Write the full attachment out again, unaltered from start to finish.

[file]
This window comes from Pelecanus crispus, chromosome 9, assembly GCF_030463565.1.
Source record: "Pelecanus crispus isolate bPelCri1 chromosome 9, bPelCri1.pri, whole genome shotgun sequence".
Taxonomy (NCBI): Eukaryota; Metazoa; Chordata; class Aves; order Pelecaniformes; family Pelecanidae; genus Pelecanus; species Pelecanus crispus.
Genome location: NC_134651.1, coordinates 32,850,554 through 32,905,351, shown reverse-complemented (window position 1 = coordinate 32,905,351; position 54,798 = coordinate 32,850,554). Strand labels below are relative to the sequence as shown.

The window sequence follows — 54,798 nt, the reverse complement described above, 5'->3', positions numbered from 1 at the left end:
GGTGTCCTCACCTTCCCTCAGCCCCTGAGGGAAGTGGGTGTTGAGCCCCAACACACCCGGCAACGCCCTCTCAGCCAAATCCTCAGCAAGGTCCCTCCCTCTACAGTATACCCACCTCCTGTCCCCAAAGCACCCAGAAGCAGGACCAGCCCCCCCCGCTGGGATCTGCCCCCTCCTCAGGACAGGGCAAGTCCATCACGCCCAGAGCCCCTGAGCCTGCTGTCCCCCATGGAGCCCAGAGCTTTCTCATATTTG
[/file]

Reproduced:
This window comes from Pelecanus crispus, chromosome 9, assembly GCF_030463565.1.
Source record: "Pelecanus crispus isolate bPelCri1 chromosome 9, bPelCri1.pri, whole genome shotgun sequence".
Taxonomy (NCBI): Eukaryota; Metazoa; Chordata; class Aves; order Pelecaniformes; family Pelecanidae; genus Pelecanus; species Pelecanus crispus.
Genome location: NC_134651.1, coordinates 32,850,554 through 32,905,351, shown reverse-complemented (window position 1 = coordinate 32,905,351; position 54,798 = coordinate 32,850,554). Strand labels below are relative to the sequence as shown.

The window sequence follows — 54,798 nt, the reverse complement described above, 5'->3', positions numbered from 1 at the left end:
GGTGTCCTCACCTTCCCTCAGCCCCTGAGGGAAGTGGGTGTTGAGCCCCAACACACCCGGCAACGCCCTCTCAGCCAAATCCTCAGCAAGGTCCCTCCCTCTACAGTATACCCACCTCCTGTCCCCAAAGCACCCAGAAGCAGGACCAGCCCCCCCCGCTGGGATCTGCCCCCTCCTCAGGACAGGGCAAGTCCATCACGCCCAGAGCCCCTGAGCCTGCTGTCCCCCATGGAGCCCAGAGCTTTCTCATATTTG